I have existentialist leanings and see myself as a humanist. As a Christian I have had a problem reconciling these three philosophies…

…Thank you for making the attempt. I like it. My question
concerns Paul Tillich’s critic of pure existentialism, stating that
our use of language is universal and points to essentialism. He argues
that Christianity is comprises a dynamic between essentialism and
existentialism. You need both. You can’t separate the two. Is it
really possible to state existence proceeds essence when we worship a
universal Christ, historically grounded? Hope you can make sense of my
confused thoughts. – Eric

Here’s the short version of the answer: Christian existentialism must be understood as distinct from the more familiar atheist existentialism of a Sartre or Camus. I would describe it as follows: In (and only in) the context of a relationship with God through Christ, no essential constraints of law, morality or identity are absolutely binding.

So in atheist existentialism, your existential freedom is absolute, but in Christian existentialism, it is your relationship with God that is absolute, and your existential freedom stems from that relationship. You can look at is as a recasting of the classic Christian belief that servitude to Christ is freedom from the world –i.e. “My yoke is easy…”

Hope that helps. My response is original, but heavily influenced by Kierkegaard, particularly “Fear and Trembling”.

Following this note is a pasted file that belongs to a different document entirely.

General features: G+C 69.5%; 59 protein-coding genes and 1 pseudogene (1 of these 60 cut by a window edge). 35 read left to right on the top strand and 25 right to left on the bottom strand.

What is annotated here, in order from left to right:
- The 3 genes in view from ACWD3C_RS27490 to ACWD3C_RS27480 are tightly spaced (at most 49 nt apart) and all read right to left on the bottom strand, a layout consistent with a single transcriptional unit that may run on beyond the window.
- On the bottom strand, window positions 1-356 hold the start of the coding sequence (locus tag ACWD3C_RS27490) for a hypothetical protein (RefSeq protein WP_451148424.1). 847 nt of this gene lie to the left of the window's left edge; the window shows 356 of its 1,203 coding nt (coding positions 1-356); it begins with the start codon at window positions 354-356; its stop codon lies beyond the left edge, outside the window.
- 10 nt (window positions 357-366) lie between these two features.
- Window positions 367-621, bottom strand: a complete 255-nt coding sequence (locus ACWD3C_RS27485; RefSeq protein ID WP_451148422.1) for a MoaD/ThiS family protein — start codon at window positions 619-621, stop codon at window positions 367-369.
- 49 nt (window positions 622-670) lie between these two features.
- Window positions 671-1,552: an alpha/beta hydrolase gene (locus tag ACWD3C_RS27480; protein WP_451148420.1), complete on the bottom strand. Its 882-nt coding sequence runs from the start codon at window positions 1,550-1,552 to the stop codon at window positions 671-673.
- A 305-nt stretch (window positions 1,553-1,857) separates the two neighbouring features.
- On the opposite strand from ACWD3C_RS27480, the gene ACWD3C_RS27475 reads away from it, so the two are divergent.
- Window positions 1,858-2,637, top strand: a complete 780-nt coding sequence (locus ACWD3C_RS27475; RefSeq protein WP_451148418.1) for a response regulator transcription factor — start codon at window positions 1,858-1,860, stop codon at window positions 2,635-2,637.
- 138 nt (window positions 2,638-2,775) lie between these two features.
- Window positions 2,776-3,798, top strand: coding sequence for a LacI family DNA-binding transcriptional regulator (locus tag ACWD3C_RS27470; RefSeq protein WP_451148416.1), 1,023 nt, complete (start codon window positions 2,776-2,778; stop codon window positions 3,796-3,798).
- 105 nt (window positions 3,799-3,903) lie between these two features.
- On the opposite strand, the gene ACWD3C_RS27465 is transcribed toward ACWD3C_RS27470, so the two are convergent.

Kierkegaard’s Narrative

“Kierkegaard’s Narrative” is an existential humanist plot outline named after the Danish philosopher Søren Kierkegaard. In general, it runs as follows: An aimless young man drifts through life, obsessed with aesthetics, and seeking sexual fulfillment with a series of women, yet never making substantive choices or real commitments. The climax of the story is the protagonist’s decision to commit to a single woman, and to enter into marriage.

The raw source material for this plotline is found in Kierkegaard’s books “Either/Or,” “Fear and Trembling,” and “Repetition,” in which he takes on the persona of various first-person narrators, and describes their experiences. Among the characters described are:

  1. “the Aesthete” who is obsessed with art and aesthetic experience
  2. “the Seducer” who falls deeply in love with a woman and pursues her heatedly until he gets her, and then discards her for a new conquest
  3. “the Repeater,” who is caught up in past experiences, and the doomed hope of recreating them

These characters are contrasted to a fourth, the “Married Man” who lives an existence that seems ordinary and mundane from the outside, but that is rich and fully lived on the inside.